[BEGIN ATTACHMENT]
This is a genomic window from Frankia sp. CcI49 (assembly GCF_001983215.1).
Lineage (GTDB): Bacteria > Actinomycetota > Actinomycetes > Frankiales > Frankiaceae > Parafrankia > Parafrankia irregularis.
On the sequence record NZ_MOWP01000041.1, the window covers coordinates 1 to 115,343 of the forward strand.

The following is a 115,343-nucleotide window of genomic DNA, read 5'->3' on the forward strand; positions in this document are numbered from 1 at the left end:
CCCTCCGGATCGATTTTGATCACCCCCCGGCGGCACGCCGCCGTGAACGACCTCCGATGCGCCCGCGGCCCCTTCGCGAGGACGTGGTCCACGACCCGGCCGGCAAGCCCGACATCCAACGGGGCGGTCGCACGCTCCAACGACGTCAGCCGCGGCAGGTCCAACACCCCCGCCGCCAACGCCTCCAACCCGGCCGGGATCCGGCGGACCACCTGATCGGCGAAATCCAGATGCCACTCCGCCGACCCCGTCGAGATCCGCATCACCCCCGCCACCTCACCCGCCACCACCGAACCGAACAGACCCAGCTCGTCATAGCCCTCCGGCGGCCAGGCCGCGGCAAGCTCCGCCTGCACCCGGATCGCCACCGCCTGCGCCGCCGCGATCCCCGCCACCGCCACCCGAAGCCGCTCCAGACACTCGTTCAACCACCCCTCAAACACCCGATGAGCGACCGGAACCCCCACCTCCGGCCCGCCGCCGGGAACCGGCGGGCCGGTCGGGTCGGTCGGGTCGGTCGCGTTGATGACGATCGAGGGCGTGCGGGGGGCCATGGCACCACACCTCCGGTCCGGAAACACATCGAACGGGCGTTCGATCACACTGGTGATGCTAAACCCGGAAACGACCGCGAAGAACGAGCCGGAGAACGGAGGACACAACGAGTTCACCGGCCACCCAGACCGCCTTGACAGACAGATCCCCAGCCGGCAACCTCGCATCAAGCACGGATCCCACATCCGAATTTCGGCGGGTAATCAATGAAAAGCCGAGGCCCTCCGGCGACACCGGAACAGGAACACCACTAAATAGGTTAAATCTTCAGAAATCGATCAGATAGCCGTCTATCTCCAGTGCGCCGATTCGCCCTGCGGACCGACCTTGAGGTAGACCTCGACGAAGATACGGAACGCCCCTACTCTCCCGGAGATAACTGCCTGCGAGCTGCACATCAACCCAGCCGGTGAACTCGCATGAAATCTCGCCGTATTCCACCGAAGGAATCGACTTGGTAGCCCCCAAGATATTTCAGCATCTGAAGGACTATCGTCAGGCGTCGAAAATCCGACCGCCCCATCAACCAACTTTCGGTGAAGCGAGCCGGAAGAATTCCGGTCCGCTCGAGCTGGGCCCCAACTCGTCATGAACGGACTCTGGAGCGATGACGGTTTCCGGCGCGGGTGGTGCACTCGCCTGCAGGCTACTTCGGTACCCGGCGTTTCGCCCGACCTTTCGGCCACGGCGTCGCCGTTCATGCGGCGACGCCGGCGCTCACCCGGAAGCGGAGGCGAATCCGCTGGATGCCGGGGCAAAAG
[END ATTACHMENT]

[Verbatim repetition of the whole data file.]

This is a genomic window from Frankia sp. CcI49 (assembly GCF_001983215.1).
Lineage (GTDB): Bacteria > Actinomycetota > Actinomycetes > Frankiales > Frankiaceae > Parafrankia > Parafrankia irregularis.
On the sequence record NZ_MOWP01000041.1, the window covers coordinates 1 to 115,343 of the forward strand.

The following is a 115,343-nucleotide window of genomic DNA, read 5'->3' on the forward strand; positions in this document are numbered from 1 at the left end:
CCCTCCGGATCGATTTTGATCACCCCCCGGCGGCACGCCGCCGTGAACGACCTCCGATGCGCCCGCGGCCCCTTCGCGAGGACGTGGTCCACGACCCGGCCGGCAAGCCCGACATCCAACGGGGCGGTCGCACGCTCCAACGACGTCAGCCGCGGCAGGTCCAACACCCCCGCCGCCAACGCCTCCAACCCGGCCGGGATCCGGCGGACCACCTGATCGGCGAAATCCAGATGCCACTCCGCCGACCCCGTCGAGATCCGCATCACCCCCGCCACCTCACCCGCCACCACCGAACCGAACAGACCCAGCTCGTCATAGCCCTCCGGCGGCCAGGCCGCGGCAAGCTCCGCCTGCACCCGGATCGCCACCGCCTGCGCCGCCGCGATCCCCGCCACCGCCACCCGAAGCCGCTCCAGACACTCGTTCAACCACCCCTCAAACACCCGATGAGCGACCGGAACCCCCACCTCCGGCCCGCCGCCGGGAACCGGCGGGCCGGTCGGGTCGGTCGGGTCGGTCGCGTTGATGACGATCGAGGGCGTGCGGGGGGCCATGGCACCACACCTCCGGTCCGGAAACACATCGAACGGGCGTTCGATCACACTGGTGATGCTAAACCCGGAAACGACCGCGAAGAACGAGCCGGAGAACGGAGGACACAACGAGTTCACCGGCCACCCAGACCGCCTTGACAGACAGATCCCCAGCCGGCAACCTCGCATCAAGCACGGATCCCACATCCGAATTTCGGCGGGTAATCAATGAAAAGCCGAGGCCCTCCGGCGACACCGGAACAGGAACACCACTAAATAGGTTAAATCTTCAGAAATCGATCAGATAGCCGTCTATCTCCAGTGCGCCGATTCGCCCTGCGGACCGACCTTGAGGTAGACCTCGACGAAGATACGGAACGCCCCTACTCTCCCGGAGATAACTGCCTGCGAGCTGCACATCAACCCAGCCGGTGAACTCGCATGAAATCTCGCCGTATTCCACCGAAGGAATCGACTTGGTAGCCCCCAAGATATTTCAGCATCTGAAGGACTATCGTCAGGCGTCGAAAATCCGACCGCCCCATCAACCAACTTTCGGTGAAGCGAGCCGGAAGAATTCCGGTCCGCTCGAGCTGGGCCCCAACTCGTCATGAACGGACTCTGGAGCGATGACGGTTTCCGGCGCGGGTGGTGCACTCGCCTGCAGGCTACTTCGGTACCCGGCGTTTCGCCCGACCTTTCGGCCACGGCGTCGCCGTTCATGCGGCGACGCCGGCGCTCACCCGGAAGCGGAGGCGAATCCGCTGGATGCCGGGGCAAAAG